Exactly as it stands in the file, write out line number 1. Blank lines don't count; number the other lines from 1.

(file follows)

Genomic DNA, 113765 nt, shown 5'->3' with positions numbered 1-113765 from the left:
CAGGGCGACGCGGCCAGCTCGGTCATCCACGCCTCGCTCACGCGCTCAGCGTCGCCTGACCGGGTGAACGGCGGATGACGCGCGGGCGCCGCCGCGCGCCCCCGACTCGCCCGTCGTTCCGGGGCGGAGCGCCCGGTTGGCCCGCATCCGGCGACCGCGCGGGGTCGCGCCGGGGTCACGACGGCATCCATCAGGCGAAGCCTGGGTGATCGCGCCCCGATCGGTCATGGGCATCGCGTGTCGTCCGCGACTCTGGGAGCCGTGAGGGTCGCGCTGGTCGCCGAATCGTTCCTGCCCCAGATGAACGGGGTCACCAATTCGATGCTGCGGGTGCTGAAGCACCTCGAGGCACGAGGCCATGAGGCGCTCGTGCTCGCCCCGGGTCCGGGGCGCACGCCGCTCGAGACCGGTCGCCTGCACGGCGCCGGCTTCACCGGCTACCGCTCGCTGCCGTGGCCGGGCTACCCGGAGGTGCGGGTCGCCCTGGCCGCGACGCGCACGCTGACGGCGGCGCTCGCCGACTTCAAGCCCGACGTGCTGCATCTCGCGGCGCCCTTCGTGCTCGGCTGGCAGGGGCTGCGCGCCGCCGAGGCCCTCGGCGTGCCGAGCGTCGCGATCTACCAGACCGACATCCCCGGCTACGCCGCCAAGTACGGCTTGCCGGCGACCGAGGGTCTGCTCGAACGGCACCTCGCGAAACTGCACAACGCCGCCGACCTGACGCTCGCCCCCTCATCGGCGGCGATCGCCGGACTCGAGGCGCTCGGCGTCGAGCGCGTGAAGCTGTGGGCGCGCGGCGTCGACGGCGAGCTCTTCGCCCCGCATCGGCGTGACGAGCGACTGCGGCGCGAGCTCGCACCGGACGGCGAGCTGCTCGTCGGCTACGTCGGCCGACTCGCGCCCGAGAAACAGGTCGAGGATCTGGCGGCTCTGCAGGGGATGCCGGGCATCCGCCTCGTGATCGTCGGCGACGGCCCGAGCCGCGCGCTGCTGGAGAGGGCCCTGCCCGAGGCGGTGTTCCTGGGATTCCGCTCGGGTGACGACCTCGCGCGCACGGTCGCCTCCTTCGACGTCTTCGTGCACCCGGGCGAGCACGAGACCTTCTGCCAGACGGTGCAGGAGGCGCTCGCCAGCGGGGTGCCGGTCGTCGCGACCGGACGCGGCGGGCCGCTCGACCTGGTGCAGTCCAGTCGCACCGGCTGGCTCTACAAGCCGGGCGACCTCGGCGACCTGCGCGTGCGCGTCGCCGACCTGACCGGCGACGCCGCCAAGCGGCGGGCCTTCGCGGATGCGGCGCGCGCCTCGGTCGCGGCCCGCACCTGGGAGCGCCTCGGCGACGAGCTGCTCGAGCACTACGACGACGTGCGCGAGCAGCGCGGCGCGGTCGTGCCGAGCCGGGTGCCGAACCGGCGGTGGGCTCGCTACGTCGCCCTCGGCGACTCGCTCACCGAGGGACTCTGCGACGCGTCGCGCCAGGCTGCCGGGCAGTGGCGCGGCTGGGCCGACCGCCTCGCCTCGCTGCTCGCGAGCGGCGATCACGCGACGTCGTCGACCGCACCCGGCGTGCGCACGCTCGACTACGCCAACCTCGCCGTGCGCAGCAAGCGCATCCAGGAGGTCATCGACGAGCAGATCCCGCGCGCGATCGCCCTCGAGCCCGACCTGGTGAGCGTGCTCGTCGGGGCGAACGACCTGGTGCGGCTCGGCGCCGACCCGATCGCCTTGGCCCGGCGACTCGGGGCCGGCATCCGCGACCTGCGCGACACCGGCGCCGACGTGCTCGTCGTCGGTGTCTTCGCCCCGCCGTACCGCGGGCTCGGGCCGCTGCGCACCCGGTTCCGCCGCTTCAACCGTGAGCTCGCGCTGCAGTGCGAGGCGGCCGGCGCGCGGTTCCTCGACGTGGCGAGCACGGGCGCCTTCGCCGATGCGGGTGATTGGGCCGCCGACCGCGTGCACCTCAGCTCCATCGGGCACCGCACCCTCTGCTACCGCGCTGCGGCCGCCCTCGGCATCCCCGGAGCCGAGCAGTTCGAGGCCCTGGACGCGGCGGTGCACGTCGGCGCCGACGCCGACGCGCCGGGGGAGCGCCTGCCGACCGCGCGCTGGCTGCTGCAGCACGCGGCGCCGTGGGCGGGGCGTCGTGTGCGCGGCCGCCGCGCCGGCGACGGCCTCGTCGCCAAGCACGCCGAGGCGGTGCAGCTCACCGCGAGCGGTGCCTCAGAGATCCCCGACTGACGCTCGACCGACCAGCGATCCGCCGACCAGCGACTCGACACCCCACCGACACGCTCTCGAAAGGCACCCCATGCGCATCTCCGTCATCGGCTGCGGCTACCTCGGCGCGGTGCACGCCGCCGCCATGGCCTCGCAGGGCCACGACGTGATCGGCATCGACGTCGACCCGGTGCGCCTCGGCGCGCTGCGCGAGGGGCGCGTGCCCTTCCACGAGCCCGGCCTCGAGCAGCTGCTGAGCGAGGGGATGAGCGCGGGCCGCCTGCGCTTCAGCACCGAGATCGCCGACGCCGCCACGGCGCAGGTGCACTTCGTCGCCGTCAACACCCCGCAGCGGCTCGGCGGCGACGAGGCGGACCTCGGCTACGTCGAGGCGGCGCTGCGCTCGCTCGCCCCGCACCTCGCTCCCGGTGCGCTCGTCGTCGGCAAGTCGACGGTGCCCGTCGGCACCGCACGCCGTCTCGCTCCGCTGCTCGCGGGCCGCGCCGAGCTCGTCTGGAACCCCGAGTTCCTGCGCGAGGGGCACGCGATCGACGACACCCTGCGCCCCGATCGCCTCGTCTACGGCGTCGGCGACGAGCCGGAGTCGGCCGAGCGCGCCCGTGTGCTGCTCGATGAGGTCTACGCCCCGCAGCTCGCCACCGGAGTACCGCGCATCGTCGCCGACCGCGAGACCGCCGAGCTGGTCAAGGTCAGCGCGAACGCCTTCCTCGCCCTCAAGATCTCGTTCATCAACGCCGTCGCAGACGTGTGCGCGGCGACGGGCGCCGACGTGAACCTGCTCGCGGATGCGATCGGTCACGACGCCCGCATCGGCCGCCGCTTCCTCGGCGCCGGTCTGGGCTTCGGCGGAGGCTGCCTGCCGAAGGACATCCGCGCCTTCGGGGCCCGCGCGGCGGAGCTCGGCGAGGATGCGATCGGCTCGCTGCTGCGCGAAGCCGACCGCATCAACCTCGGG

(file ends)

Genomic DNA, 113765 nt, shown 5'->3' with positions numbered 1-113765 from the left: